1st March 1916 Wednesday
All material produced or reproduced here and throughout this work is the sole copyright of the author and the family of Doctor D.C.M. Page MC.
The 14th Welsh were relieved by the 9th Cheshires.
Contrary to modern thinking Douglas is about to tell us how on this day in 1916 smoking was about saving lives.
“We had quite a lively time going out, as the Hun machine guns were very active. My guide got a bullet through his pack and smashed up a tin of tobacco in it. This deflected the bullet and saved his life. It took us fully four hours to get back to Locon as the roads were in a terrible state of mud and it was a pitch dark night.
The battalion remained in Locon until March 7th and I got a billet in a cottage, not very comfortable, but better than a dug-out in the trenches.
My days were occupied with sick-parades and training of stretcher-bearers and visits to the ambulance at Mesplaux, &c. Bathing parades were held at the Divisional Baths with laundry attached. I had to be present at these parades to inspect all the men for skin diseases &c. They all got a good hot bath and new underclothing and socks.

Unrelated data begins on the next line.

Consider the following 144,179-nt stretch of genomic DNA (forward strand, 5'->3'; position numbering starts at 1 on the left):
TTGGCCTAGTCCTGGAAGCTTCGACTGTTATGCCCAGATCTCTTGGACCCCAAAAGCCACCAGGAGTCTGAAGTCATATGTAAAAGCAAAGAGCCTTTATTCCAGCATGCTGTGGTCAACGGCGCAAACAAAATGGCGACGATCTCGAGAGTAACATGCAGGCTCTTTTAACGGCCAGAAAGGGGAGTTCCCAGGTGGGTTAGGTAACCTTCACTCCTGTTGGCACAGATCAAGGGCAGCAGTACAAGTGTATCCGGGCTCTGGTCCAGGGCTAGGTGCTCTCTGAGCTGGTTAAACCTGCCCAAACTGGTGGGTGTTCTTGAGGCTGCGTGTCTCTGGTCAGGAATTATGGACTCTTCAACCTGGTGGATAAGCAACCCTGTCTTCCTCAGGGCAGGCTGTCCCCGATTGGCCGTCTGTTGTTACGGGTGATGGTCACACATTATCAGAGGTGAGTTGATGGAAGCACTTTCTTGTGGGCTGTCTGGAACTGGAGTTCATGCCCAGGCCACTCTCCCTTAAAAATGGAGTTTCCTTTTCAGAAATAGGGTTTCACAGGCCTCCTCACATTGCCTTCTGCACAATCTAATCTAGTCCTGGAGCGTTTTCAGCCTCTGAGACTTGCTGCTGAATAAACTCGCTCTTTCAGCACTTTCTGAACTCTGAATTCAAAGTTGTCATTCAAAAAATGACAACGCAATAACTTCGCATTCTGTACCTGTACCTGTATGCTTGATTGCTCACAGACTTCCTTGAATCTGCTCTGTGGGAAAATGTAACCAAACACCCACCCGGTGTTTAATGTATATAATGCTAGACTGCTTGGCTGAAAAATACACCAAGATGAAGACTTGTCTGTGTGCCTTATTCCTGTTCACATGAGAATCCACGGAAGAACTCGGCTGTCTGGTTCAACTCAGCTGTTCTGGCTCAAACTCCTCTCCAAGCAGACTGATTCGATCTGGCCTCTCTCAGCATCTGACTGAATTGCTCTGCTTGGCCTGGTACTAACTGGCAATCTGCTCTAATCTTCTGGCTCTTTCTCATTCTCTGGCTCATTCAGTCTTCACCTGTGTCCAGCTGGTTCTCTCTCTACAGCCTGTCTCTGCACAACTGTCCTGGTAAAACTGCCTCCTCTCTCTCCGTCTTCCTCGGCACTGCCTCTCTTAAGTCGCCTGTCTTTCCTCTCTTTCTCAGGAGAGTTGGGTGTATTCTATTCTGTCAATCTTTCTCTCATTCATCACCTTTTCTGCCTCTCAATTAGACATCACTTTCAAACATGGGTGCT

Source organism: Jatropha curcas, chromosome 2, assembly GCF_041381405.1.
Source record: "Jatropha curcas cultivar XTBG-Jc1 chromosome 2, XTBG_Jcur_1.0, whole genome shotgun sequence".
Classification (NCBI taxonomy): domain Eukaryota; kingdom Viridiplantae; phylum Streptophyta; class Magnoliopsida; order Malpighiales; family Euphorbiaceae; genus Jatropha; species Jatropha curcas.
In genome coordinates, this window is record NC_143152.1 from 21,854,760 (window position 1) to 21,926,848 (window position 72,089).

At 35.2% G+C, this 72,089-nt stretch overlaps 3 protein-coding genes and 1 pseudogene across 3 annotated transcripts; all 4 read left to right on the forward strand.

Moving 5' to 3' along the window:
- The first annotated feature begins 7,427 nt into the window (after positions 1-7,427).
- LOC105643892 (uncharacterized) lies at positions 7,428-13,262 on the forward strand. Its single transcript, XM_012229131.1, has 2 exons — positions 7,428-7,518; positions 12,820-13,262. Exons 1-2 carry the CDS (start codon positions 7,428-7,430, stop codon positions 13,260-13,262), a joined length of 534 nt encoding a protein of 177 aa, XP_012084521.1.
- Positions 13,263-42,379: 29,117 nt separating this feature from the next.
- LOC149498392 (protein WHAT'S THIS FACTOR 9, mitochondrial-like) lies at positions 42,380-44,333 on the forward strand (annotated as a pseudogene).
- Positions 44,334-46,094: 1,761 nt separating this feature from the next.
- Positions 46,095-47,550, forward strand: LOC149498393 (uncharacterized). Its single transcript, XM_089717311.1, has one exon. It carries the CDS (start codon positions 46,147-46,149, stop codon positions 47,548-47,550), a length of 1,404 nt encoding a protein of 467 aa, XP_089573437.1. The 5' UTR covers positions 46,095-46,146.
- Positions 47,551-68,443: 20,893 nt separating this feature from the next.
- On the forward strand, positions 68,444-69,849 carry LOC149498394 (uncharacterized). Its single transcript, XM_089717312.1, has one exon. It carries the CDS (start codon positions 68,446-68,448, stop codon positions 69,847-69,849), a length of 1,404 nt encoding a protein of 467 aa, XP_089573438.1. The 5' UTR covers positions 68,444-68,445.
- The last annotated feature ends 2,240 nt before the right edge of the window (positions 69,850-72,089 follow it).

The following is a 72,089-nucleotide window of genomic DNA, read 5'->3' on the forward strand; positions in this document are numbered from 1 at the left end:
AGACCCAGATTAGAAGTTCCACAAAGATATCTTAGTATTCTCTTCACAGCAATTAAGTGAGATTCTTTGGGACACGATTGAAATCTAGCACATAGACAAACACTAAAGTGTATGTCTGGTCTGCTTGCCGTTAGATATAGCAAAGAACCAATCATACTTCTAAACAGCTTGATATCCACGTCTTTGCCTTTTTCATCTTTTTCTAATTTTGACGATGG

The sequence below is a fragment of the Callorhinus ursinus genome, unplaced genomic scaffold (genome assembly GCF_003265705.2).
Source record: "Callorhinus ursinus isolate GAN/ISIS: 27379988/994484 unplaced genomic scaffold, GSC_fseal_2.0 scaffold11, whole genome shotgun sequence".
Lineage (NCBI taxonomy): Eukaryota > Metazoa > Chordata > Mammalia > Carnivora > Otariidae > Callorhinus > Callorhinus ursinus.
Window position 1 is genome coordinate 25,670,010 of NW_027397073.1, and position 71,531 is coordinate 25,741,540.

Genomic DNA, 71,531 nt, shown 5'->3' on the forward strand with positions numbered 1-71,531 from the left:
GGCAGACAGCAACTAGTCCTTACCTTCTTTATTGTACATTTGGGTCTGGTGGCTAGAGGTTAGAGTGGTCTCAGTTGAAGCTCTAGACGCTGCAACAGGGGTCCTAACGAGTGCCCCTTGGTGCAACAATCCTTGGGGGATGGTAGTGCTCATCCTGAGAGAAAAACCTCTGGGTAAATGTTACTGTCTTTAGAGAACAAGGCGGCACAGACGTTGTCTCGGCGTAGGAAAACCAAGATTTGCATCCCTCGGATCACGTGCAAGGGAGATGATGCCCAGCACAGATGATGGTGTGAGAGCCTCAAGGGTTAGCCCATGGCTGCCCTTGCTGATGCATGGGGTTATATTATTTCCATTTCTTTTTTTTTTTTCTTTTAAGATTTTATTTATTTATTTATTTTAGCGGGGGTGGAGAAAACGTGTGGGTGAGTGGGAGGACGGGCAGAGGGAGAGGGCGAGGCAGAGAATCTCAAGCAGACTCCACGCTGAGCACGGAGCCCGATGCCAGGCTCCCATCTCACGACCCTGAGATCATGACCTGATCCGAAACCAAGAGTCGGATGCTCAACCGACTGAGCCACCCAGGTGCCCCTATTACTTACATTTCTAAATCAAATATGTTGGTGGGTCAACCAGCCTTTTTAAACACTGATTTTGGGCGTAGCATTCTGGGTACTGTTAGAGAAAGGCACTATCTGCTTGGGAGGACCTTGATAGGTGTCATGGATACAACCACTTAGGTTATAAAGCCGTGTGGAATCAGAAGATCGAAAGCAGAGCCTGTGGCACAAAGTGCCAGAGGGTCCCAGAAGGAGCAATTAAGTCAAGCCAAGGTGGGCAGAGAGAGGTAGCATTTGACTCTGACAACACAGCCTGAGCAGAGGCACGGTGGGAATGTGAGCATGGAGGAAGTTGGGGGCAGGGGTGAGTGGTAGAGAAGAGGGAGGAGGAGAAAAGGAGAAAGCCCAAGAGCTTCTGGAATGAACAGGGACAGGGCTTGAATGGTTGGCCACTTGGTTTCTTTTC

Then one night the 14th Welsh Concert Party gave a very good show in the factory at Locon to a crowded house including the divisional General Ivor Philipps. It was an excellent concert greatly enjoyed by all.”
Major General Sir Ivor Philipps 1861-1940
At the time of the concert Brigadier General Ivor Philipps was in command of the 38th (Welsh Division). Already having had a distinguished career in the British Indian Army, Philipps had retired from the army in 1903 and had joined the Pembrokeshire Yeomanry as a reservist and as Commander from 1908-12.
At the outbreak of war in 1914 he was initially behind a desk at the War Office, but by November he was promoted to Brigadier General and given command of the 115th brigade attached to the 38th Welsh. In January 1916 he assumed command of the entire 38th (Welsh) Division, bringing them to the Western Front. Returning to London for a short period to take up ministerial duties, he returned to the front to lead the 38th Welsh into battle on the first day of the Somme on July 7th 1916.
Find out about our connection with Dr Page and an introduction to his diary here